While anti-divas are an incredible means of escape, it can’t be ignored that they’re fundamentally drag adaptations of womanhood. Anti-divas are embellished with cultural tokens that, over time, have become coded to demarcate female identity: Fancy dresses, eye make-up, lipstick, a theatrically overwrought package of “girly” mannerisms. These characters aren’t meant to be fleshed out into fully-realized beings on television, or any other medium. They are plot devices, repositories for our own deflected desire.

It’s impossible not to recognize that my own anti-diva worship—like diva worship, its almost-twin—in many ways betrays the degree to which objectification and misogyny drive central aspects of mainstream gay male identity. I was conditioned to relate to these archetypes. As a consumer, it meant that my desire to see anti-divas rule television was very comparable to the desire that my straight brethren might have to see vixens.

More problematically, it is endemic of a larger culture of misogyny that is now not only being perpetuated by straight male showrunners, but gay male showrunners as well. After all, the way a gay male viewer or showrunner shapes a female character into an anti-diva is not much different from how the straight male showrunner shapes women into distressed damsels, vixens, naïfs. Instead of being presented as characters ready to shape their own destinies, they are defined by the obstacles they place in front of a soap’s heroes.

This is why I have been watching American Horror Story: Coven, thrilled to be spoiled with 10 potential anti-divas, soaking up a unicorn moment on modern television where straight male characters are all but absent and a cast of women are given carte blanche to drive the narrative of a primetime soap.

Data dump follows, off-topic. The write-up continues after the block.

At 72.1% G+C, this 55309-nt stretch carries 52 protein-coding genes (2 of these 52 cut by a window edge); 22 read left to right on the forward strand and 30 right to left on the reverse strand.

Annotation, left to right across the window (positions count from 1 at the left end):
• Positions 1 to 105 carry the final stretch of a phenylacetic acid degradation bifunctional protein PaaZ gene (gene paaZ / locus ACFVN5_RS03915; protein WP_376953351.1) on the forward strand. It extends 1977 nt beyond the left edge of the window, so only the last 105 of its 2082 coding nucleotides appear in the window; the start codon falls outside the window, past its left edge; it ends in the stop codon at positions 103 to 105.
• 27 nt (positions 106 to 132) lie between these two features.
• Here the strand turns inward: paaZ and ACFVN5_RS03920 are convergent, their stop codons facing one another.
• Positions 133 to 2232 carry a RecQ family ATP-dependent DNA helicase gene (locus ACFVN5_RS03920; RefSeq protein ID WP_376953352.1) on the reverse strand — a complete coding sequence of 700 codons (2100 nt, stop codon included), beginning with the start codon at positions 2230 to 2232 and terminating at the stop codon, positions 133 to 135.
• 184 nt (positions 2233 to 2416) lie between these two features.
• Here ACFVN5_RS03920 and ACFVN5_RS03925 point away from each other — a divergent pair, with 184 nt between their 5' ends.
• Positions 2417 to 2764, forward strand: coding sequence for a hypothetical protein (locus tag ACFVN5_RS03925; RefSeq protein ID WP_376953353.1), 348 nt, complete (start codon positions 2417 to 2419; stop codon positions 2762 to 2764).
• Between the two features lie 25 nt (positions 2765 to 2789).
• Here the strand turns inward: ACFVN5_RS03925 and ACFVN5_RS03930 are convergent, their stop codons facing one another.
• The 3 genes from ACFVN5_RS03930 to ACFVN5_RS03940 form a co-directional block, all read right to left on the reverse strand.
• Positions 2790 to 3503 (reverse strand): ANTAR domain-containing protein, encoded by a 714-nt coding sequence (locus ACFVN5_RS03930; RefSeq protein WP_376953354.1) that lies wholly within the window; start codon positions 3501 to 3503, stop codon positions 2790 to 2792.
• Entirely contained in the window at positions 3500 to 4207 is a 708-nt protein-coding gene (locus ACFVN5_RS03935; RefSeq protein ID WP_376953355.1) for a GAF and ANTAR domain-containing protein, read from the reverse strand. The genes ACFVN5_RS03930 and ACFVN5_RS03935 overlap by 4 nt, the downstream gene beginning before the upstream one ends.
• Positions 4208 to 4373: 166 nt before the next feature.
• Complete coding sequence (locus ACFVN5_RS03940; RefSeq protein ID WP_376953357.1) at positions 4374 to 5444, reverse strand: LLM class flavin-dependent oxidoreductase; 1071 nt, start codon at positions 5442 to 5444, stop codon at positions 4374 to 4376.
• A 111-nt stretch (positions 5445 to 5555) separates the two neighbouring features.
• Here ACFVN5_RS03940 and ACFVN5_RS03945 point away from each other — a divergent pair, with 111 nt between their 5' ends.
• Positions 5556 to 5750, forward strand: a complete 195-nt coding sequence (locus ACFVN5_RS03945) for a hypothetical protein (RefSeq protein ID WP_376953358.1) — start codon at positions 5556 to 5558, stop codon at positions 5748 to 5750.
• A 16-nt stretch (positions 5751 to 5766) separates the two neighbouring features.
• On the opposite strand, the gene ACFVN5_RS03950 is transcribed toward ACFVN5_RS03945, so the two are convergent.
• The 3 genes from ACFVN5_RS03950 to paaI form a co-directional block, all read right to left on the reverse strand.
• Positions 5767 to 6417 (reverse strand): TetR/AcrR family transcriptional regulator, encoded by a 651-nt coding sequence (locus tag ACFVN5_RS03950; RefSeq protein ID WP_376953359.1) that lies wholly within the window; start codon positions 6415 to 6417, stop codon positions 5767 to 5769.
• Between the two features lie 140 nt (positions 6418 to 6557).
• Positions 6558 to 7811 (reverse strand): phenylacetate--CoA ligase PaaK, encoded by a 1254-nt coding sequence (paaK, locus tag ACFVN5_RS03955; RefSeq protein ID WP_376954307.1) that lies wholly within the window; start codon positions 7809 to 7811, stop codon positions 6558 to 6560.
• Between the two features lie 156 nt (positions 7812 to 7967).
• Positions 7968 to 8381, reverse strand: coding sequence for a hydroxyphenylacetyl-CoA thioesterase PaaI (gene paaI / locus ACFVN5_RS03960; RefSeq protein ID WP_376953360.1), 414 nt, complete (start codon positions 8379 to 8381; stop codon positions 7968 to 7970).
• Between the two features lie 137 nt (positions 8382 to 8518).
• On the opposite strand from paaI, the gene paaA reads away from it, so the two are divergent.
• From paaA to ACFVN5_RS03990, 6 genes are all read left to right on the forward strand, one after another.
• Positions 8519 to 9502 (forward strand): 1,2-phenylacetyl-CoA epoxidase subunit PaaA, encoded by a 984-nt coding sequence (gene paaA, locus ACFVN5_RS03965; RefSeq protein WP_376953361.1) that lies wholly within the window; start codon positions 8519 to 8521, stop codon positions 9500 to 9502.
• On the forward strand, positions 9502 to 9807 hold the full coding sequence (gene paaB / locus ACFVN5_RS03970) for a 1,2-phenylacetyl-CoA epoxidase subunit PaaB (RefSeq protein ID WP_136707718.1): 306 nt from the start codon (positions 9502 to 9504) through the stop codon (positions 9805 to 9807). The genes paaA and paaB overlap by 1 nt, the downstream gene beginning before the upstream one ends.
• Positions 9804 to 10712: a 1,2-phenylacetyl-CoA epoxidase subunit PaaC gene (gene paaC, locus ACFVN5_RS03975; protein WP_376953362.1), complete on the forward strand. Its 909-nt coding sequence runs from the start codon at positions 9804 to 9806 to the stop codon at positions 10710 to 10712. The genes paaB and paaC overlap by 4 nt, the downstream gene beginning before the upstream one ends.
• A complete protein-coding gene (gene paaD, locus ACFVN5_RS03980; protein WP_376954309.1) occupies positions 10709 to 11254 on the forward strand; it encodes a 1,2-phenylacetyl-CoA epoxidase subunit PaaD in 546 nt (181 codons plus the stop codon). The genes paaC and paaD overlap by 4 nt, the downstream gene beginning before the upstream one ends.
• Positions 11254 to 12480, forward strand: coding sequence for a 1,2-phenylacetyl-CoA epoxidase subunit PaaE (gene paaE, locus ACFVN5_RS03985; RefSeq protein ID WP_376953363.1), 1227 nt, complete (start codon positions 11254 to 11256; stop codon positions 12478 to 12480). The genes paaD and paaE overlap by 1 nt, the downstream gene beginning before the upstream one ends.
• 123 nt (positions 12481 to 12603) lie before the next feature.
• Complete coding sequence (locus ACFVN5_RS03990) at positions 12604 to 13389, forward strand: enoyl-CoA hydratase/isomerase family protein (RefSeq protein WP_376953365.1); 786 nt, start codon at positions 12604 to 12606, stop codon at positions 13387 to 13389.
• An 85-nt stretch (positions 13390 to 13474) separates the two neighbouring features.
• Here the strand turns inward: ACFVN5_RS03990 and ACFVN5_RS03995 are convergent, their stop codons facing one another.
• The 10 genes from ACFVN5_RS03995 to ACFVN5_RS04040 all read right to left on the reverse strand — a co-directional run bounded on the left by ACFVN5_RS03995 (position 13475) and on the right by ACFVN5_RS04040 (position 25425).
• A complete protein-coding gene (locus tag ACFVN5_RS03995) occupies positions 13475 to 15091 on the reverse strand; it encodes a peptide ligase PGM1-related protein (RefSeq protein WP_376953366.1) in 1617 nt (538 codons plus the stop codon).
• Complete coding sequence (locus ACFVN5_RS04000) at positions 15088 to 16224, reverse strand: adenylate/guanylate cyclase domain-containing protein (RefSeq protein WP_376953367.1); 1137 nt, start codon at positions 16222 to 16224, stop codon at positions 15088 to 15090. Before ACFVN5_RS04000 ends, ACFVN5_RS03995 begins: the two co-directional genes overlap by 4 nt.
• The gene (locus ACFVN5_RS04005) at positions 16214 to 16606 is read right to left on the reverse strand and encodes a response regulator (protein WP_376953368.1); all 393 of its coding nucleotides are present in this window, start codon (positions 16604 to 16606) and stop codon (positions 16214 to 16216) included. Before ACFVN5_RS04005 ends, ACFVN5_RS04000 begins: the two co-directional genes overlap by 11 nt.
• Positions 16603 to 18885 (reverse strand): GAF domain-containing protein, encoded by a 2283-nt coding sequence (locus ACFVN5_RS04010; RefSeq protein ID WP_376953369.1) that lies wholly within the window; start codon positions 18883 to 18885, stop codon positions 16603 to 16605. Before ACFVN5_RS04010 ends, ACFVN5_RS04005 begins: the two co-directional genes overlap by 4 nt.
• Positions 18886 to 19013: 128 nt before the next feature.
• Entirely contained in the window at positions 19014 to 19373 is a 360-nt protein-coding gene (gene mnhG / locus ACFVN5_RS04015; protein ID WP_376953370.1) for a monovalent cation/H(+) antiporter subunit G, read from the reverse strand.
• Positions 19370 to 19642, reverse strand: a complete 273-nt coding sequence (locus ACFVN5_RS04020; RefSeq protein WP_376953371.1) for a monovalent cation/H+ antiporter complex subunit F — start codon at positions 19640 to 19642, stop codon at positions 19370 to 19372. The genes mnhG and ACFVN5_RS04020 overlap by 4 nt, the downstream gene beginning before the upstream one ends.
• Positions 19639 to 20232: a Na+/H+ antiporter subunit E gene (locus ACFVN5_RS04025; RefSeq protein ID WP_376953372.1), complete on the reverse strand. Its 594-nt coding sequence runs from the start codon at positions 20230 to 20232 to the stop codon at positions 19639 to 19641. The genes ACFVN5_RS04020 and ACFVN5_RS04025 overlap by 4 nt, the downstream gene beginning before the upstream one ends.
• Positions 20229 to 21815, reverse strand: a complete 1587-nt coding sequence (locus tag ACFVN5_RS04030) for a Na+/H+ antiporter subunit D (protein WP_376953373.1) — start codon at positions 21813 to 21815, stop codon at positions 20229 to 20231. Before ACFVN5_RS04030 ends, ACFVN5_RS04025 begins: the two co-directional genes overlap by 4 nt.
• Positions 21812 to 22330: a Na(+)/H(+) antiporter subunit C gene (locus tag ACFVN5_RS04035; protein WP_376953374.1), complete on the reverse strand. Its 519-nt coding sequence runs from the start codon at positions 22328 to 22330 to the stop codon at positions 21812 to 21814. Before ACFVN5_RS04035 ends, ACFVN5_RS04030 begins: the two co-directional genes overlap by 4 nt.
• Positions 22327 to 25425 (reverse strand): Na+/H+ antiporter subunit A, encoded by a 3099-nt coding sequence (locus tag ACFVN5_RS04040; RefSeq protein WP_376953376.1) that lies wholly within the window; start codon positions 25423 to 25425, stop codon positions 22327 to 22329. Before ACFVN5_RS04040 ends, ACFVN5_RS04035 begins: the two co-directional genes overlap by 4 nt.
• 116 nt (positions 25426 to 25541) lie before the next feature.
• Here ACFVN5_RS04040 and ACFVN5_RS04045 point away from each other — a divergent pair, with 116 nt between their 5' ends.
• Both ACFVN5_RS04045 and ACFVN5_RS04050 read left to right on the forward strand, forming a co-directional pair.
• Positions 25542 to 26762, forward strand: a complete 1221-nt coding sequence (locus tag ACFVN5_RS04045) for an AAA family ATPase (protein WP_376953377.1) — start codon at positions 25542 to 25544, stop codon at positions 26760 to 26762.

I’d hoped that Ryan Murphy would give his characters to graduate beyond the archetype, and I think he’s succeeded. Coven takes an important step in advancing the anti-diva trope, making these female characters agents of their own destinies rather than plot devices which obstruct the momentum of male leads. It’s a lot further than he’s able to take the trope than in previous seasons of American Horror Story.

That anti-divas have become more prevalent on the primetime television landscape over recent years brings to light an interesting truth: The mainstreaming of gay male sexuality into American culture force some of the bad cultural ticks associated with it into stark relief. More and more gay male showrunners are now inclined to explore how feeling powerless because of sexual orientation is a kind of damage that has followed them well into adulthood. More and more grown men–myself, too–will continue watching, eyes glued to old episodes of Desperate Housewives, in a bid to figure out why watching Bree Van de Kamp makes us feel just that much more powerful.

This is a trope that won’t be evaporating from the television landscape anytime soon. I see anti-divas continuing to flourish in their own right: Standing tall, sashaying, smiling only after they feast on the hearts of our heroes, blood dripping down their lips.

Rohin Guha is an Executive Editor at The Aerogram. He is currently hard at work on his first book of essays and you can follow him in Twitter if you’d like. “In Anti-Divas We Trust” has been republished with permission and originally appears in It’s Complicated.

Illustration by Tara Jacoby.